The newest systems dispose of an internal heat exchanger to cool down with air instead of water. Through this, temperature control has increased considerably; it is almost made possible to steer accurate to a degree. Moreover not having to inject water in the chamber involves less trouble with volatile rust on the parts to clean.
To draw up a proper temperature protocol, it is important to know the exact composition of the material as well as the pollution. In case of doubt, a reliable laboratory analysiscan give a decisive answer. The weight of the exchanger, the type of material, the geometry and the type of pollution determine the heating up and cooling down curve and can largely give an indication of the total necessary time in the oven.

Photo 12: After thermal cleaning, note that also the paint will be gone afterwards
Also the pollution itself strongly influences the temperature program to follow. Does the pollution liquefies before it gasifies - like some plastics - or does it remains solid until complete gasification? A laboratory analysis or practical research can also give a decisive answer on this matter, which enables a more correct assessment of the program.
If the pollution liquefies during the heating up, there will be a foreseen phase in the program around the melting point of the pollution. This phase enables the pollution to melt in large measure out of the object to clean. Subsequently the gasification of the remainders can more easily take place and the total cleaning time will be reduced. In case of extreme pollutions of thousands of kilos, even a two-phase treatment can be chosen. A great part of the pollution will than be melted during a first thermal treatment at low temperature. Afterwards the remaining part will be gasified completely during a second treatment to remove the pollution entirely.
Also the type of material used for the construction of the heat exchanger is very important; after all the material determines the maximum temperature for the thermal treatment. Although there are differing opinions concerning the possible thermal cleaning of duplex steel bundles, various tests have revealed that this type of heat exchangers can be properly cleaned using this method. Only the maximum delta T between the different thermocouples is much lower than with exchangers made out of regular steel types, due to the expansion differences between the metals used in duplex steel.
Besides all conditions concerning the correct installation technique, a proper knowledge of the used material and an analysis of the pollution, also the know-how of the oven operator is very important. The operator has to know exactly which program to follow in order to have the correct heating up and cooling down process. During the thermal cleaning of a heat exchanger, it is imminent that the material is heated up and cooled down simultaneously to avoid internal tensions. The operator has to make sure that the temperature is steered in such a way that it increases or decreases at the same time on the inside as well as on the outside. This can be done in large measure automatically by means of thermocouple steering in the newest installations, although supervision is still necessary.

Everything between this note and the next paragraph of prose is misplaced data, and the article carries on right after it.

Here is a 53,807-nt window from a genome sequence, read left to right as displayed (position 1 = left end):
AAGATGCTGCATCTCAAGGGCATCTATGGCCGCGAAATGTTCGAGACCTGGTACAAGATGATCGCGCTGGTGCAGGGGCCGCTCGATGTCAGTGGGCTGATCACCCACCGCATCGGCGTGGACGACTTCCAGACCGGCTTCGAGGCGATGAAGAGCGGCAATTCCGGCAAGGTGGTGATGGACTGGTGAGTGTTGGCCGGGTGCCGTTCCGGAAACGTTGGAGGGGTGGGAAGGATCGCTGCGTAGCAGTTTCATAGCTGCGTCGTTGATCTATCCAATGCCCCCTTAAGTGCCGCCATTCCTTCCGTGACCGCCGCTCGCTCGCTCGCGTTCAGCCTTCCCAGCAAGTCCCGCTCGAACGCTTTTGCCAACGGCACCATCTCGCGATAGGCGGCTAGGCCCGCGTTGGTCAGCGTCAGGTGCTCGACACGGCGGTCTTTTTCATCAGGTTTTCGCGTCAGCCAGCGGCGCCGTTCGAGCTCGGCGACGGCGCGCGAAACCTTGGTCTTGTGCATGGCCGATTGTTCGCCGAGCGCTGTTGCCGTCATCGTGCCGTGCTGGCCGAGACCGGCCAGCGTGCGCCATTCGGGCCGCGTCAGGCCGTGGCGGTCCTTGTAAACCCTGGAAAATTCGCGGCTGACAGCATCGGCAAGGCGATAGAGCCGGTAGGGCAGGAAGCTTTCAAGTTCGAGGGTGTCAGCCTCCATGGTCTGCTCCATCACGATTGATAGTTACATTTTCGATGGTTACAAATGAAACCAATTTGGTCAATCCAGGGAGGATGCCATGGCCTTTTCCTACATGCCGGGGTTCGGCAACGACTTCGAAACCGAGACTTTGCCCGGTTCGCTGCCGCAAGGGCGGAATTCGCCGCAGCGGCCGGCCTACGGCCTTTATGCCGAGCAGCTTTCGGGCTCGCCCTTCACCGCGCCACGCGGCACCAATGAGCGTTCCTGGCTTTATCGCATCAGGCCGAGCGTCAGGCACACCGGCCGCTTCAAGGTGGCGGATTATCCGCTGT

Advantages of thermal cleaning for the different types of heat exchangers
The traditional methods for the cleaning of heat exchangers are often very effective and therefore used for many years. Nevertheless there are a number of very specific problems which everyone recognizes. The problem with high-pressure cleaning is the deterioration of the surface as well as the accessibility of the pollution. Remainders involve that your exchanger has to be taken out of production sooner to be cleaned again.
Using chemical cleaning can sometimes take a long time to dissolve the pollution. The availability of the bundle will be postponed. Thermal cleaning on the other hand is very effective and reaches every spot. The results proof that a degree of cleanliness of almost 100% can be reached which results in longer operating times and consequently cost savings.
To be quoted as a good example are the heat exchangers from a naphta cracker which were cleaned with high-pressure every two months. After the first thermal cleaning, they could be used without problems during 2 years; a huge improvement. And there are more.
Hereunder you will find a definitely not complete overview of the different types of heat exchangers, together with the typical advantages and disadvantages of thermal cleaning for each.
Pipe bundles
· With this type of heat exchanger, the contamination can be in or/and around the tubes. High-pressure cleaning has the problem that the water jet can barely reach the very inside of the exchanger to remove the pollution around the tubes. This means that some bits are left behind so the contamination happens more quickly during the production, resulting in a shorter operating time.
· Thermal cleaning destroys the pollution everywhere and therefore gives a much better level of cleanliness which results in a longer operating time. For extreme contamination, often a high-pressure cleaning is used for the first rough cleaning of the bundle, after which thermal cleaning can take place.
· In case of hairpin bundles, thermal cleaning can remove the pollution inside the corners of the tubes easily, where most of the times the problems occur.